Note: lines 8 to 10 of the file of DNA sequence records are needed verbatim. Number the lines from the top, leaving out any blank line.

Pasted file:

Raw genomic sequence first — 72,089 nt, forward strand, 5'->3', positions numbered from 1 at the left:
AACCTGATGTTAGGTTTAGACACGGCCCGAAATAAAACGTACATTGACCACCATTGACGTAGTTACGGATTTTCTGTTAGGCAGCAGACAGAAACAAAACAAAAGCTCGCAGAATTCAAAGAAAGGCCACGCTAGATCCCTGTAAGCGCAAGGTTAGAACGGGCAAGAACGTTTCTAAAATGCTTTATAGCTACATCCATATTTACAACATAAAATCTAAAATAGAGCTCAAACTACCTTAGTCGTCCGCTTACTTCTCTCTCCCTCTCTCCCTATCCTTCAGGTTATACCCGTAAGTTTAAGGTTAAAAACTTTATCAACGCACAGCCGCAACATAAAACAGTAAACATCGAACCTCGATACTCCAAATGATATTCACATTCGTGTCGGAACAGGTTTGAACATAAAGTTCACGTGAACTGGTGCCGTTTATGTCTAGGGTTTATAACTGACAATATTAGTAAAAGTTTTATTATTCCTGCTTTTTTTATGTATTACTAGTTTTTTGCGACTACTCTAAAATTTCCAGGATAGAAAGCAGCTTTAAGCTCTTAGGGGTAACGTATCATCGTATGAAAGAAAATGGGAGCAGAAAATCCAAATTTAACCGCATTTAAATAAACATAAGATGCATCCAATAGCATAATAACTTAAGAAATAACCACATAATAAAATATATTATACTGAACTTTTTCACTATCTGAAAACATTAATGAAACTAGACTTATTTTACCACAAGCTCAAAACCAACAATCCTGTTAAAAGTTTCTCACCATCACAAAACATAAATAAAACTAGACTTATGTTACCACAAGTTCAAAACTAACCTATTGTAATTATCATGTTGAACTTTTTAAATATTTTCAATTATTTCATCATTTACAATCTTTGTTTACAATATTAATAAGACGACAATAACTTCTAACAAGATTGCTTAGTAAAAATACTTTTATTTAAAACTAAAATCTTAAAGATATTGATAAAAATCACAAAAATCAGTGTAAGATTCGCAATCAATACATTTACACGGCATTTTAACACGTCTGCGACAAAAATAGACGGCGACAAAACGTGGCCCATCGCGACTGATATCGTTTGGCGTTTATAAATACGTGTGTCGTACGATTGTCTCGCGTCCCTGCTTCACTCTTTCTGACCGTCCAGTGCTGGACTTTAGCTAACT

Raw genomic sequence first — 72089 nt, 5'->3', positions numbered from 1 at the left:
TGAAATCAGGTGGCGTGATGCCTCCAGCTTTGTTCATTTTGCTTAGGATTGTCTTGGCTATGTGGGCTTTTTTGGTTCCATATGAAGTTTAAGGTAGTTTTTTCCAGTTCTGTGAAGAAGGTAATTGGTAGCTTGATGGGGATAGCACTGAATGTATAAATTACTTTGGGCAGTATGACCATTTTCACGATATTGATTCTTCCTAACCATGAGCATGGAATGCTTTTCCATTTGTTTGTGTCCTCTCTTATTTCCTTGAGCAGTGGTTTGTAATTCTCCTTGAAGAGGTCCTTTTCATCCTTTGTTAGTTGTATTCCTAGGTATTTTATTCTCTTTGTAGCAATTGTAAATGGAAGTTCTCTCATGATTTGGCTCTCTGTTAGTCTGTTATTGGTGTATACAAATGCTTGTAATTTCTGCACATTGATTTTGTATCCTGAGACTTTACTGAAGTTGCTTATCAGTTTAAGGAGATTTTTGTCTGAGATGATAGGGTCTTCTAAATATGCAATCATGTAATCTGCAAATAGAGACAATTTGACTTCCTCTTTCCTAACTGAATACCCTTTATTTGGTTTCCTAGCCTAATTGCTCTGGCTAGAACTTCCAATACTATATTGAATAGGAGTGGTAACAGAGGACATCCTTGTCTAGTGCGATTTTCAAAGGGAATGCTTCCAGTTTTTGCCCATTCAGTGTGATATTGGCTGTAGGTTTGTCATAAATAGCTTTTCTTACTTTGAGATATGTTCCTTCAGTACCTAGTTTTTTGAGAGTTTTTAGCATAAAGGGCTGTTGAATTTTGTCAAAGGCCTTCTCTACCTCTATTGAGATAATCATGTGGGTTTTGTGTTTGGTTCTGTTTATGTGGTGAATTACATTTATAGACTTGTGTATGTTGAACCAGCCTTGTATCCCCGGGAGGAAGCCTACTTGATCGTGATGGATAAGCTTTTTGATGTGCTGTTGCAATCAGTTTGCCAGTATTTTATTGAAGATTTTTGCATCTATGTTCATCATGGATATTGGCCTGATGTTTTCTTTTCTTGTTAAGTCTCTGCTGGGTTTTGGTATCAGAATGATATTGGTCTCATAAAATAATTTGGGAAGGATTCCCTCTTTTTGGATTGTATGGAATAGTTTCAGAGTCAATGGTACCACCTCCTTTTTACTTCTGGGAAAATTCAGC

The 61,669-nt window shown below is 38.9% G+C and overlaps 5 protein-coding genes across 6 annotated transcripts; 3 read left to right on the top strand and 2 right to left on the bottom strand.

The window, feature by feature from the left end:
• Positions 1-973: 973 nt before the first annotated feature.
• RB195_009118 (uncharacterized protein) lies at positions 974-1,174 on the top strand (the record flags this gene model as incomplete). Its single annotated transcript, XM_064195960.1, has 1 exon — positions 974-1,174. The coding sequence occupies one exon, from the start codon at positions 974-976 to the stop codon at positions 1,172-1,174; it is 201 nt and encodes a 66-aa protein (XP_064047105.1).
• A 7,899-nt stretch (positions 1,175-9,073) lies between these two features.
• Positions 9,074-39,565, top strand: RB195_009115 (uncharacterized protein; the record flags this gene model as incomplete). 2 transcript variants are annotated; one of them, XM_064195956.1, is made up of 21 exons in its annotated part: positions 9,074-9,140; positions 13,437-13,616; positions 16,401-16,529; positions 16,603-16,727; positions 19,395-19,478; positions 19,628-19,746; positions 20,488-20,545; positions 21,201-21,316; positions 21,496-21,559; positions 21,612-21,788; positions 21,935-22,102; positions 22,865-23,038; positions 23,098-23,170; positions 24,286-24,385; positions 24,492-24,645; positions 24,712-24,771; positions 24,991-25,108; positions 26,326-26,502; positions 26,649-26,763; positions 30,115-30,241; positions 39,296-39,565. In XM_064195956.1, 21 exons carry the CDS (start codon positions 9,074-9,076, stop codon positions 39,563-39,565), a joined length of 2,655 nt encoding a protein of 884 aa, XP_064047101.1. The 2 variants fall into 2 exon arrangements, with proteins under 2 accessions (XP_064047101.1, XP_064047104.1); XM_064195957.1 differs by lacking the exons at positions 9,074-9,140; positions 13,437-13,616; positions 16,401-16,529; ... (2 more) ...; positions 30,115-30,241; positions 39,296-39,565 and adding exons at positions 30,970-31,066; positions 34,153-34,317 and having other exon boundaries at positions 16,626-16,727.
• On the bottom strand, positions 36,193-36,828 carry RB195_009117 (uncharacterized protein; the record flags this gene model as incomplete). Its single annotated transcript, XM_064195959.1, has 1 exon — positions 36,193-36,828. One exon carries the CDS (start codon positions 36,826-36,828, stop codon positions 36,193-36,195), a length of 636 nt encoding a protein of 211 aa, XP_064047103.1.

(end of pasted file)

• RB195_009118 (uncharacterized protein) lies at positions 974-1,174 on the top strand (the record flags this gene model as incomplete). Its single annotated transcript, XM_064195960.1, has 1 exon — positions 974-1,174. The coding sequence occupies one exon, from the start codon at positions 974-976 to the stop codon at positions 1,172-1,174; it is 201 nt and encodes a 66-aa protein (XP_064047105.1).
• A 7,899-nt stretch (positions 1,175-9,073) lies between these two features.
• Positions 9,074-39,565, top strand: RB195_009115 (uncharacterized protein; the record flags this gene model as incomplete). 2 transcript variants are annotated; one of them, XM_064195956.1, is made up of 21 exons in its annotated part: positions 9,074-9,140; positions 13,437-13,616; positions 16,401-16,529; positions 16,603-16,727; positions 19,395-19,478; positions 19,628-19,746; positions 20,488-20,545; positions 21,201-21,316; positions 21,496-21,559; positions 21,612-21,788; positions 21,935-22,102; positions 22,865-23,038; positions 23,098-23,170; positions 24,286-24,385; positions 24,492-24,645; positions 24,712-24,771; positions 24,991-25,108; positions 26,326-26,502; positions 26,649-26,763; positions 30,115-30,241; positions 39,296-39,565. In XM_064195956.1, 21 exons carry the CDS (start codon positions 9,074-9,076, stop codon positions 39,563-39,565), a joined length of 2,655 nt encoding a protein of 884 aa, XP_064047101.1. The 2 variants fall into 2 exon arrangements, with proteins under 2 accessions (XP_064047101.1, XP_064047104.1); XM_064195957.1 differs by lacking the exons at positions 9,074-9,140; positions 13,437-13,616; positions 16,401-16,529; ... (2 more) ...; positions 30,115-30,241; positions 39,296-39,565 and adding exons at positions 30,970-31,066; positions 34,153-34,317 and having other exon boundaries at positions 16,626-16,727.